London, February 24: Virendra Sharma, One of Britain’s senior-most Indian-origin MPs, has been chosen as the first recipient of Dr Stya Paul Memorial Award for his “outstanding contribution” regarding India-UK ties.
The award was received by the Labour party MP for Ealing Southall at a ceremony in London on Wednesday from NRI industrialist and the younger brother of Indian educationist Dr Stya Paul, Lord Swaraj Paul.
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“It is a great honour to receive this award in memory of Dr Stya Paul, who hails from the same town in India as me ? Jalandhar,” Sharma was quoted as saying at the third annual Indo-UK Thought Leadership Awards.
The event which was organised by Great Place to Study (GPTS) Research Institute, an international auditing firm for Indian colleges and UK-based consultancy Sterling Media, is an annual program that celebrates achievements in the field of economic development and education.
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Deputy High Commissioner of India to the UK, Dinesh Patnaik, put the focus on the importance of education to the India-UK relationship.
According to him, “It is vital that education acts as a great link between the two countries. However, over the years, the number of Indian students coming to the UK to study has fallen down from 40,000 to 16,000”.
“While this is not a loss to India, considering they have other welcome options such as the US, Canada, Germany or Australia, where numbers seem to swell, it is certainly a setback for working and expanding on the historical UK-India ties. Students and academia play a great role in cementing this relationship,” he added.
According to PTI reports, The Global Icon Award for 2017 was awarded to Rajesh Agrawal, Londons Indian-origin Deputy Mayor for Business.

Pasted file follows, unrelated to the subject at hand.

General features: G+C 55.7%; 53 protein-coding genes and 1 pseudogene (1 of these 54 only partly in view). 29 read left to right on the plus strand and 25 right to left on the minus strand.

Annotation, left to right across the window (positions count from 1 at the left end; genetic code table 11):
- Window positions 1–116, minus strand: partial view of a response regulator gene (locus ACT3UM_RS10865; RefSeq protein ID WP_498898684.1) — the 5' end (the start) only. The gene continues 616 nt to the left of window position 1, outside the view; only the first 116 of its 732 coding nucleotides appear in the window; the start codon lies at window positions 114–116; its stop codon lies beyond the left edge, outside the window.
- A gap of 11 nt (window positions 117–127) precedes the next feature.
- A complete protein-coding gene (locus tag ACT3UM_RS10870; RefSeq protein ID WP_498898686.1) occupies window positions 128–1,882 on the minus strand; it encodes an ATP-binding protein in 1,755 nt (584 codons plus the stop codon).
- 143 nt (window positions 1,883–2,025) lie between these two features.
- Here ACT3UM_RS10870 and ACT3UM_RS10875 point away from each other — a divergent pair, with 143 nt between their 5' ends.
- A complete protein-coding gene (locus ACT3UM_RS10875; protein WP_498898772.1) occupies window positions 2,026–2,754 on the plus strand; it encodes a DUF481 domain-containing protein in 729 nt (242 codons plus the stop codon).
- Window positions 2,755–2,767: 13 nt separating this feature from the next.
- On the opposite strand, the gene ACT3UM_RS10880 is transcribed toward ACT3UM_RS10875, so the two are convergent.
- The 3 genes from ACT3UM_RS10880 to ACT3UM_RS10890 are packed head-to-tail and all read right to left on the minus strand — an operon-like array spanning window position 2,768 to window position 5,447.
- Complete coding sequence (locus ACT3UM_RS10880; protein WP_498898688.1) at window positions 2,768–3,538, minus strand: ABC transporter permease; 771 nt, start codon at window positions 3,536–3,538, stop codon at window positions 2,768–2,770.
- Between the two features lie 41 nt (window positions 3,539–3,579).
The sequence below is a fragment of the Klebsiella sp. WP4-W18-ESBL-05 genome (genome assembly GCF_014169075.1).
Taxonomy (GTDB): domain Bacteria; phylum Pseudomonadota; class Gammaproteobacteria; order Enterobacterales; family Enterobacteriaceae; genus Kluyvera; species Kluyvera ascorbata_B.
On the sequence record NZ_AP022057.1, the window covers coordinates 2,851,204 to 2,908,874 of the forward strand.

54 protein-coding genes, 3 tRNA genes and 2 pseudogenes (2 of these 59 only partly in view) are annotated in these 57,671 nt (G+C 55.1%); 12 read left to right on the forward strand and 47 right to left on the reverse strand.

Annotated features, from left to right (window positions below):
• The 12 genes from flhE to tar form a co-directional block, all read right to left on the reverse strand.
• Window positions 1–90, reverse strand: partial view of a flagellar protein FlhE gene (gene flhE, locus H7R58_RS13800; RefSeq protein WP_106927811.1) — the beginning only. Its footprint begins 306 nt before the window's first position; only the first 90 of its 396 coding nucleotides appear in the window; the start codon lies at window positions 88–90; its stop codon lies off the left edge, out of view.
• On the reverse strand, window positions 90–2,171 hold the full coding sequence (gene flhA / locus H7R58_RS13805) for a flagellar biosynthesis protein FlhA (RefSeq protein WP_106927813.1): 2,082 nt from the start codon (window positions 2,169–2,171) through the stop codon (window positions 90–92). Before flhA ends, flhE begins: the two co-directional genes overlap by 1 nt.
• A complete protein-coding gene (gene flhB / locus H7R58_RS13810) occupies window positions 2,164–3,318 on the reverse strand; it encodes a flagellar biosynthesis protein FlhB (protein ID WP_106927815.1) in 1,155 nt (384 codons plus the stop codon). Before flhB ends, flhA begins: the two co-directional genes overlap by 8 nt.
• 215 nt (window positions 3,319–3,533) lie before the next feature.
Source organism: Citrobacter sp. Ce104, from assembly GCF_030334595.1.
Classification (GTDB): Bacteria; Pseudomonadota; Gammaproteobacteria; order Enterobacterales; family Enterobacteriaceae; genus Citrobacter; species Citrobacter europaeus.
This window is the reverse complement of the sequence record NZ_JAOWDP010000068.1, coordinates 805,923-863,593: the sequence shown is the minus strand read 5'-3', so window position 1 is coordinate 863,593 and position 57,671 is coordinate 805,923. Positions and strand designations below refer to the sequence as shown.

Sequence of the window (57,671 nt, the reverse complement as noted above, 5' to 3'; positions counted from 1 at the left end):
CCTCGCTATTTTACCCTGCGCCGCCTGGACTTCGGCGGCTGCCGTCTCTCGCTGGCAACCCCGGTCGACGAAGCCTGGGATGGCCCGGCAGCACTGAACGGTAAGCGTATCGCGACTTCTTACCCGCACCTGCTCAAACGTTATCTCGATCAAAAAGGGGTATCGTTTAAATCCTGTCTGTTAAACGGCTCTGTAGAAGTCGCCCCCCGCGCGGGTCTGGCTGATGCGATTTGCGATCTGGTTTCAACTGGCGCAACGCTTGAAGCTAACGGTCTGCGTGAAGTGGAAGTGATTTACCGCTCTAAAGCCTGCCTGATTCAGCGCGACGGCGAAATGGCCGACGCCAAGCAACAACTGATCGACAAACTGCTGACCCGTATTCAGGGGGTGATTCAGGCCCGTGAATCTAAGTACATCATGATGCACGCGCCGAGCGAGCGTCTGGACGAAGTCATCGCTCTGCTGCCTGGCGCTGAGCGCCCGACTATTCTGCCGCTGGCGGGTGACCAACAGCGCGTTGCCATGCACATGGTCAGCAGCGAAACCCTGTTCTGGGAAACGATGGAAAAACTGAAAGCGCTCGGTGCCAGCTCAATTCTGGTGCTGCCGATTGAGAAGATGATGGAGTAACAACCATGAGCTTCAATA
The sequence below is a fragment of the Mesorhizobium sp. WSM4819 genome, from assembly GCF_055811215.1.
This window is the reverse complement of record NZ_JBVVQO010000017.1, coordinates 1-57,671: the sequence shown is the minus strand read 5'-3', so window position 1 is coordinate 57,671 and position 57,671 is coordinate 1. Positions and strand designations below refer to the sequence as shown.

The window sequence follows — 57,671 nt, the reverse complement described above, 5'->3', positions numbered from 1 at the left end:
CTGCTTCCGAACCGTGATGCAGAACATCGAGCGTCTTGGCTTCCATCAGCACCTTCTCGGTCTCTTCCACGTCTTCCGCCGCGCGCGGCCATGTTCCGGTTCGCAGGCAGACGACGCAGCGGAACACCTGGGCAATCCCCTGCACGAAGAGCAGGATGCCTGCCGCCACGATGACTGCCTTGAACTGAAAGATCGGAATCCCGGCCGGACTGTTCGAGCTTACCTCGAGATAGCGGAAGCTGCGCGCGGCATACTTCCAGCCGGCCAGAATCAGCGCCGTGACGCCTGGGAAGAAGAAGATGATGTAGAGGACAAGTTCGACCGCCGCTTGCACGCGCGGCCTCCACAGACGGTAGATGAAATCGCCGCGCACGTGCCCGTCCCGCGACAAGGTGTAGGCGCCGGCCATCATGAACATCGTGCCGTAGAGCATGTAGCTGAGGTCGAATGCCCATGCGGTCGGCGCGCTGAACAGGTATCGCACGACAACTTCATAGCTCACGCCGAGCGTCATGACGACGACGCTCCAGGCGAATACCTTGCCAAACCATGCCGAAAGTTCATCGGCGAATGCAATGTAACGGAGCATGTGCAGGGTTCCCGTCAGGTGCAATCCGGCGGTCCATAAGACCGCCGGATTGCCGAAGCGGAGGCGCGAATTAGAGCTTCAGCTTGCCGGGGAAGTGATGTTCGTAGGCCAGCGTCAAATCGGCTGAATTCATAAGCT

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In his acceptance speech, he stated, “London is a city of dreams, where one can achieve anything. My story is a testimonial to that, I grew up from a small town in India (Indore) and stepped out for the first time abroad, and landed in Heathrow with 200 pounds in my pocket back in 2001”.
The list of the other key award-winners includes dignitaries like Dame Asha Khemka, principal and CEO of West Nottinghamshire College, for “outstanding contribution to Indo-UK academic relations”; Centre of Excellence Award to the head of the Oxford Centre for Hindu Studies, Shaunaka Rishi Das; Lord Pauls niece Sushma Paul Berlia, chairperson & president of Apeejay Svran Group & Apeejay Education Society, for “outstanding contribution in Indian education & industry” and many more.
According to the explanation of Shekhar A Bhattacharjee, founder of the GPTS Research Institute, “These thought leadership awards are not just about celebrating the leading contributors to sectors like education, business and economic development from both countries, but also building and fostering new relationships between the UK and India.”
– prepared by Durba Mandal of NewsGram. Twitter: @dubumerang
Depending on the location, the proliferation of IS has drawn varied resistance from the Afghan military, U.S. air support and ground troops, local militias, Taliban forces and other militant groups
Afghan army planes on Wednesday night accidentally air dropped vital supplies of food and water to IS militants in the Darzab district of northern Jouzjan province instead of to their own besieged troops
In the Tora Bora area, where IS has made a strong stand in recent days, local villagers and militias joined with Taliban to rout IS
June 25, 2017: The Islamic State group is rapidly expanding in parts of Afghanistan, advancing militarily into areas where it once had a weak presence and strengthening its forces in core regions, according to Afghan and U.S. officials.
Depending on the location, the proliferation of IS has drawn varied resistance from the Afghan military, U.S. air support and ground troops, local militias, Taliban forces and other militant groups.
Attacking IS has become such a priority in the country, that disparate forces sometimes join together in the ad-hoc fight, with Afghan and U.S. forces finding themselves inadvertently supporting the enemy Taliban in battling IS.
Confusion leads to mistakes
All too often, officials say, mistakes are made due to confusion on the ground.
Afghan army planes on Wednesday night accidentally air dropped vital supplies of food and water to IS militants in the Darzab district of northern Jouzjan province instead of to their own besieged troops, provincial police chief, Rahmatullah Turkistani told VOA. The supplies were meant to help Afghan forces that are countering twin attacks by IS and Taliban militants but were used instead by IS.